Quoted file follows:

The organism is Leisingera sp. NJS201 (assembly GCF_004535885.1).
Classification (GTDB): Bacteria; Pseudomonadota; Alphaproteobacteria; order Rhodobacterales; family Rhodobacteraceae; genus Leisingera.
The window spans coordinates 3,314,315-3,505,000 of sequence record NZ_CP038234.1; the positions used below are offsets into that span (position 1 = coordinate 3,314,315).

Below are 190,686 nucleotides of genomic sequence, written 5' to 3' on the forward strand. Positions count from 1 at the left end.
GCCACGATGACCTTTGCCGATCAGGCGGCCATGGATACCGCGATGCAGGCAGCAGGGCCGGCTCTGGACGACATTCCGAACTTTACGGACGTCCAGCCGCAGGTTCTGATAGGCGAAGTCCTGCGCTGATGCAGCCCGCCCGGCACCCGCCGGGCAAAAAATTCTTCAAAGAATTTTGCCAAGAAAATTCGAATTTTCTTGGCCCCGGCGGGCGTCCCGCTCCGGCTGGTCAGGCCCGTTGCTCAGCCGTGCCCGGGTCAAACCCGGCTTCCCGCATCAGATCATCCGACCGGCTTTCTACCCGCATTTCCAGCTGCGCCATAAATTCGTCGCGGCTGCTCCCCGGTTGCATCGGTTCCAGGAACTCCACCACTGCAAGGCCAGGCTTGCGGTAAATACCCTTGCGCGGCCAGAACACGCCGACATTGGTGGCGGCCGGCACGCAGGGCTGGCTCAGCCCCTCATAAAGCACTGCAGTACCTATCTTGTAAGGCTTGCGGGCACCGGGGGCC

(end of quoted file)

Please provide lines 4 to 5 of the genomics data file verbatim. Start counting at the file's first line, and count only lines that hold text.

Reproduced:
Below are 190,686 nucleotides of genomic sequence, written 5' to 3' on the forward strand. Positions count from 1 at the left end.
GCCACGATGACCTTTGCCGATCAGGCGGCCATGGATACCGCGATGCAGGCAGCAGGGCCGGCTCTGGACGACATTCCGAACTTTACGGACGTCCAGCCGCAGGTTCTGATAGGCGAAGTCCTGCGCTGATGCAGCCCGCCCGGCACCCGCCGGGCAAAAAATTCTTCAAAGAATTTTGCCAAGAAAATTCGAATTTTCTTGGCCCCGGCGGGCGTCCCGCTCCGGCTGGTCAGGCCCGTTGCTCAGCCGTGCCCGGGTCAAACCCGGCTTCCCGCATCAGATCATCCGACCGGCTTTCTACCCGCATTTCCAGCTGCGCCATAAATTCGTCGCGGCTGCTCCCCGGTTGCATCGGTTCCAGGAACTCCACCACTGCAAGGCCAGGCTTGCGGTAAATACCCTTGCGCGGCCAGAACACGCCGACATTGGTGGCGGCCGGCACGCAGGGCTGGCTCAGCCCCTCATAAAGCACTGCAGTACCTATCTTGTAAGGCTTGCGGGCACCGGGGGCC